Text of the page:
of people walking... over there.  Maybe this is it.  

Boatquay is a pretty lively area on a saturday nite.  People walk by
sidewalk cafes as music from a half dozen jazz places mix in the air. 
finally I get to it: 82 boatquay.  It's open.  S.$10 per hour (like
seven bucks US).  

this is a sun workstation.  Set email prefs.  I sstart swearing at the
way it doesn't select all the text in a text box when you tab to it, so
you have to futz to delete the old crap.  And the way it clickselects
when you move the mouse out of the box.  It's like only mac people want
to select the whole box at once so they make it a pain for everybody

And so here I am.  and I don't have anything else to write.  Lemme send
this before something goes wrong and I lose it all.
Unfortunately this cybercafe closed down before I even came back home. Greg tried to go there and they were history.
June 8

Singapore, a high tech consumer economy modern city.

I'm now at my second cybercafe in Singapore. This one is called CyberHeart Cafe. You go down Orchard Road, which is the big department store street. Marble floors everywhere and shiny chrome. You go to the Orchard Hotel Shopping Arcade, and it's on the lower level, can't miss it. It's easy to miss the Orchard Hotel Shopping Arcade because it's only like four stories inside. There's two glass elevators in the atrium area.

Or you can just surf over to i think. But I guess if you do that then neither of us will have any evidence that the other one is there. Hmmm...

I ordered a double espresso and this vegitarian pizza. Kindof bothered that they don't have any ethnic food here. I go nine time zones away and all i get to eat is pizza? Maybe this counts as ethnic food in this area. I've been wandering past these great looking indonesian restaurants and strange curry places. Pizza is probably pretty exotic for these people.

Now I'm on a windows machine. Not sure if I hate windows or unix more. Neither one has figured out how to make the cursor go away so it's not in the way when you type.

I've never seen so many gleaming floors in a place with so many really dark skinned people. I was wandering around trying to figure out what language people are speaking, listening in to one small group at a time. These two girls were speaking japanese, I'm pretty sure. That's not one of the area's four official languages but we were in a japanese department store and they looked like they could have been japanese.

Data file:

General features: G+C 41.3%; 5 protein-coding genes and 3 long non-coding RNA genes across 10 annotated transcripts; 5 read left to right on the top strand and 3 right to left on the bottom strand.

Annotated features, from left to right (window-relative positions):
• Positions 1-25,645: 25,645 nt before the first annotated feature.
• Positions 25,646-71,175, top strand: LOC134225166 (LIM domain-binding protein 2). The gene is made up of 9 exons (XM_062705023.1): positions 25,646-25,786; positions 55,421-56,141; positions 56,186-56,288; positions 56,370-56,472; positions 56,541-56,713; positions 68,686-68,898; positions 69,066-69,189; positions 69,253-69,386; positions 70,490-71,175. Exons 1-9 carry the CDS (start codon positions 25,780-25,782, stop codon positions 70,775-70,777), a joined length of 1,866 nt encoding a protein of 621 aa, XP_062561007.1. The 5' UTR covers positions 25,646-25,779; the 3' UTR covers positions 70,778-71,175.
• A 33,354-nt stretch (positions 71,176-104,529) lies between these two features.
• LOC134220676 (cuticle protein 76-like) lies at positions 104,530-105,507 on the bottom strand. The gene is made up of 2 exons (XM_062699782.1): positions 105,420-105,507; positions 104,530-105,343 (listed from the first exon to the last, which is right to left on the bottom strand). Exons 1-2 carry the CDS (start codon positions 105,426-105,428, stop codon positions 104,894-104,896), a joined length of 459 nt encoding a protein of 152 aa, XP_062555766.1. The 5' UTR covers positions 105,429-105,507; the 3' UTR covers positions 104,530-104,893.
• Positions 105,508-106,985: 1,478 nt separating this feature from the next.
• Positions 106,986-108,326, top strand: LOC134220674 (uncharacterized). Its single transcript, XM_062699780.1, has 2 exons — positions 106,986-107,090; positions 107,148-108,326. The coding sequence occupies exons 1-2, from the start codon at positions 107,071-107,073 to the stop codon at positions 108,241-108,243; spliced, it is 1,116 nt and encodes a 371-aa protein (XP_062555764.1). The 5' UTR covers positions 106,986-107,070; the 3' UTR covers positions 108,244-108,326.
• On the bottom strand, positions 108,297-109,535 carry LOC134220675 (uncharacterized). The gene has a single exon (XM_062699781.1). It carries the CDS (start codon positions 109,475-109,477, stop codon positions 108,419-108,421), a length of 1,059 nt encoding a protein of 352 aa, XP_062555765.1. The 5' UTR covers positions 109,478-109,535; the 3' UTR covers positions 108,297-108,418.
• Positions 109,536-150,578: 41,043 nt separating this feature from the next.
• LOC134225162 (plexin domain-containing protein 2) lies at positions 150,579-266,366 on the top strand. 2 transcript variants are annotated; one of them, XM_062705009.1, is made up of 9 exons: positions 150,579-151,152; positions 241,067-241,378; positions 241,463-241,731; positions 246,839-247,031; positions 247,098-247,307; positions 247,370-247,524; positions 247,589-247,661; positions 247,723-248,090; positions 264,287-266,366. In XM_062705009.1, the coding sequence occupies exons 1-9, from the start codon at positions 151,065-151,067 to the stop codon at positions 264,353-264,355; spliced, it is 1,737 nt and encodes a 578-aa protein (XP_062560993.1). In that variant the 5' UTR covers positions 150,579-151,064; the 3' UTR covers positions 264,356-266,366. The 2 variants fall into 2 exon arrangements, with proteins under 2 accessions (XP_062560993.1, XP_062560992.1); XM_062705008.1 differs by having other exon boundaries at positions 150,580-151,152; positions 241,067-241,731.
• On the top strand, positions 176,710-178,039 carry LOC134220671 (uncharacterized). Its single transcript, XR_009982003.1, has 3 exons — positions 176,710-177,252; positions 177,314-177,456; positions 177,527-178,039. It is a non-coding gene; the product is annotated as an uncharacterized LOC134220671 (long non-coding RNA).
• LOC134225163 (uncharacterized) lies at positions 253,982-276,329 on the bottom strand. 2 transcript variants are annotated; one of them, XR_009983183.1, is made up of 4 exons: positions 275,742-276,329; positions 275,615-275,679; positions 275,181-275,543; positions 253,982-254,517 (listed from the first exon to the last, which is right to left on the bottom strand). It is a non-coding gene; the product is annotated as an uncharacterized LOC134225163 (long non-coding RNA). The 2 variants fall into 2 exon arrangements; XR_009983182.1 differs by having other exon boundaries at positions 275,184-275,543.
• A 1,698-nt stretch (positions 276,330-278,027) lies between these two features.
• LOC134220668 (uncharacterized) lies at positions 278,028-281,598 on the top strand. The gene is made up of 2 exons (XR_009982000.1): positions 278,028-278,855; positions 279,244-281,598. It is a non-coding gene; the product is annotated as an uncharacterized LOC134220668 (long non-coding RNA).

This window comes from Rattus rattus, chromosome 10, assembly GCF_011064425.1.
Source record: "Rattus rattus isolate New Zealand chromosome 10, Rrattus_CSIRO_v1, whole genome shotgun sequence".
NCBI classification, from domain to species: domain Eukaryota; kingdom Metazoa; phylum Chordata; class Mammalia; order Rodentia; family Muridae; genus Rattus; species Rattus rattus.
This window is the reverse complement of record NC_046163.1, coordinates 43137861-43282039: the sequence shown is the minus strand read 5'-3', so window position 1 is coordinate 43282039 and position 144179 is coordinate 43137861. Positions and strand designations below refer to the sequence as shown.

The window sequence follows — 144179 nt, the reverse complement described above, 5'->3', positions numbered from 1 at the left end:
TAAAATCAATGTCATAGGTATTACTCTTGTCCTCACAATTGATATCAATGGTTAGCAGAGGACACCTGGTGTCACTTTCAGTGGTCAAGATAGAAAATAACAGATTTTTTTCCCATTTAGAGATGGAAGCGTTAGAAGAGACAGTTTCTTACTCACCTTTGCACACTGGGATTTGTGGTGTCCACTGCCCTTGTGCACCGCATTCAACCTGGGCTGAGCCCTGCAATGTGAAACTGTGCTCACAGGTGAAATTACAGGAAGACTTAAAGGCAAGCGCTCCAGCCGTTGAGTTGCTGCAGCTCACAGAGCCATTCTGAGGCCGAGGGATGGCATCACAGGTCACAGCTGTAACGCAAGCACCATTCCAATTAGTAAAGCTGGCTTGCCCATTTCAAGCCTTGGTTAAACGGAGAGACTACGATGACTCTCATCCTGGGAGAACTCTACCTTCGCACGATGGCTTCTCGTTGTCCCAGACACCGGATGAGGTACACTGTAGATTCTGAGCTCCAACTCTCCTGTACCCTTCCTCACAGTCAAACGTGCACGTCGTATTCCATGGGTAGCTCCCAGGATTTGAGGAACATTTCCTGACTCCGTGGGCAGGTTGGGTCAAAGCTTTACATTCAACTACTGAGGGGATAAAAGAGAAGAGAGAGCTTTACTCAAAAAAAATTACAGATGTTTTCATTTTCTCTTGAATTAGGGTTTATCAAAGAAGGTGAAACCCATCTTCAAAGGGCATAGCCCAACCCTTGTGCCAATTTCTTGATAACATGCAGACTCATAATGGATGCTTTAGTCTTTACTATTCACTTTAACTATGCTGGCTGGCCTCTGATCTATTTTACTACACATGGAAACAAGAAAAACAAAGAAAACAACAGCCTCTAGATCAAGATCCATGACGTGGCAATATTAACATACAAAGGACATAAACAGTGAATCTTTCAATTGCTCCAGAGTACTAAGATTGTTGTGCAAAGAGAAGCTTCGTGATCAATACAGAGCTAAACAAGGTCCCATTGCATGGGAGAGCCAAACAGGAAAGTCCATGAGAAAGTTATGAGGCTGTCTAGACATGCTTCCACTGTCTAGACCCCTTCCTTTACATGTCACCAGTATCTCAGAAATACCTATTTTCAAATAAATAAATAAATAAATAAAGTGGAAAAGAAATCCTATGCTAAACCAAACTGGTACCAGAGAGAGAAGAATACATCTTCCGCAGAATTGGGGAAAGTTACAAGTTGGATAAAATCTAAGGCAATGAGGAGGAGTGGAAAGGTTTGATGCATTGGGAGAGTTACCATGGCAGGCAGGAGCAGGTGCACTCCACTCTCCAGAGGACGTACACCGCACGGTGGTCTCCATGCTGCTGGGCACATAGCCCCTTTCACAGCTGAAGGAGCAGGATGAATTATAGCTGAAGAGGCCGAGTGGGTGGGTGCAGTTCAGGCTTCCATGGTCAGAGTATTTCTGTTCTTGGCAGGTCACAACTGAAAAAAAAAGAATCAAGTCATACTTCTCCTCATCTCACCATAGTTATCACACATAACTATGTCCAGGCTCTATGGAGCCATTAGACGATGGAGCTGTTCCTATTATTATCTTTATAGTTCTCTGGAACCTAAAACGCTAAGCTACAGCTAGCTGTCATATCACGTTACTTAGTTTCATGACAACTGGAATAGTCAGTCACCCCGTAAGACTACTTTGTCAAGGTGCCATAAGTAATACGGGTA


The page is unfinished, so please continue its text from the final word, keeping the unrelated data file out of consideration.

Everything is chrome and glass and muzak. Actually this music isn't bad in CyberHeart. I'm listening to some Pet Shop Boys something, some song I never heard of.

ANother thing that strikes me is how much it looks like america. In Hong Kong, everything was in Chinese, with English ... just enough to get around, everything that you need, is in English too. But not everything. Here in Singapore, it seems that the main language is English. I'm listening to an English radio station. You could listen to it for quite a while trying to figure out where it's from. The first clues would be british, although the dj and station identification are pretty much american english. This person doesn't even have an accent. And the music is all very typical for america. It's just that 90% of the people are some sort of Asian and 20% of them are pretty dark skinned, usually Malay.

On the other hand some of these people in the restaurants I go to seem prety weak at English. Maybe it's just my bad hearing. Maybe it's my taste in food.

It's 1pm on Sunday and there's half a dozen free machines at CyberHeart. Don't come down for the pizza, come down for the access.

Sorry if I'm sporadic about who I send what emails to. Some of it depends on what email addresses I remember, or which scraps of paper I remembered to bring, and some of it depends on how wide the box is and how many addresses I can fit in without blowing it all. And part of it depends on a really flakey WIndows mouse that doesn't always go where you want it to go. cough cough.

June 11 - Kuala Lumpur - POEM

this place has a dinner special. RM$20 and you get soup and all this other stuff including hagen daz icecream. That's like eight bucks. And an hour of internet.

This place is POEM, Project Organic Electronic Media. But they serve good food, cooked in the california tradition of low fat and stuff. This soup is the first lightly cooked vegetables I've had since leavign the western hemisphere. Sniff sniff i feel like they are taking care of me here.

Just these two guys. The writeup here says "we cook in a health conscious way, using no salt, high-tech non stick flying [sic] pan, adn our juices are fresh".